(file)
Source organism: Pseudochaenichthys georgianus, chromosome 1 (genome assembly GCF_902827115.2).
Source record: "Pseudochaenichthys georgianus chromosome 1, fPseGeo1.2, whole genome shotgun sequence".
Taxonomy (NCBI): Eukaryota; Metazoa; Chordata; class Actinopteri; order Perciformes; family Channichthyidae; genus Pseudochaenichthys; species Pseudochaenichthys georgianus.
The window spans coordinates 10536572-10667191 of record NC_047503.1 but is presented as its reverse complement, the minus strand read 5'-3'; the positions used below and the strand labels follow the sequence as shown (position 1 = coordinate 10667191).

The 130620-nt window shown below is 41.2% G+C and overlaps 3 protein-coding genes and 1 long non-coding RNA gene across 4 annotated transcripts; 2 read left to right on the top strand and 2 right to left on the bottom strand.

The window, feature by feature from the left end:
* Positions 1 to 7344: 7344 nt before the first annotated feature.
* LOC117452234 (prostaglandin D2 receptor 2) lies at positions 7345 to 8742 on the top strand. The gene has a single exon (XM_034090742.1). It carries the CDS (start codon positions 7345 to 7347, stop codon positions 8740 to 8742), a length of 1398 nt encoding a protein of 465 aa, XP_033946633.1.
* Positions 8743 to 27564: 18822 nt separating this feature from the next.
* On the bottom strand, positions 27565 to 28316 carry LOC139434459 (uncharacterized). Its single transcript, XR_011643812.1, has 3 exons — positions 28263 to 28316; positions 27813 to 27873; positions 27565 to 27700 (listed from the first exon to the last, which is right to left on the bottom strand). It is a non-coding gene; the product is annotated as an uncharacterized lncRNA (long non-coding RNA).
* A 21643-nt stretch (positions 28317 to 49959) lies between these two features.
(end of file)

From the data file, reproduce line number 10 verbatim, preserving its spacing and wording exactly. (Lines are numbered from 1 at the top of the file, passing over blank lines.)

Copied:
* On the bottom strand, positions 27565 to 28316 carry LOC139434459 (uncharacterized). Its single transcript, XR_011643812.1, has 3 exons — positions 28263 to 28316; positions 27813 to 27873; positions 27565 to 27700 (listed from the first exon to the last, which is right to left on the bottom strand). It is a non-coding gene; the product is annotated as an uncharacterized lncRNA (long non-coding RNA).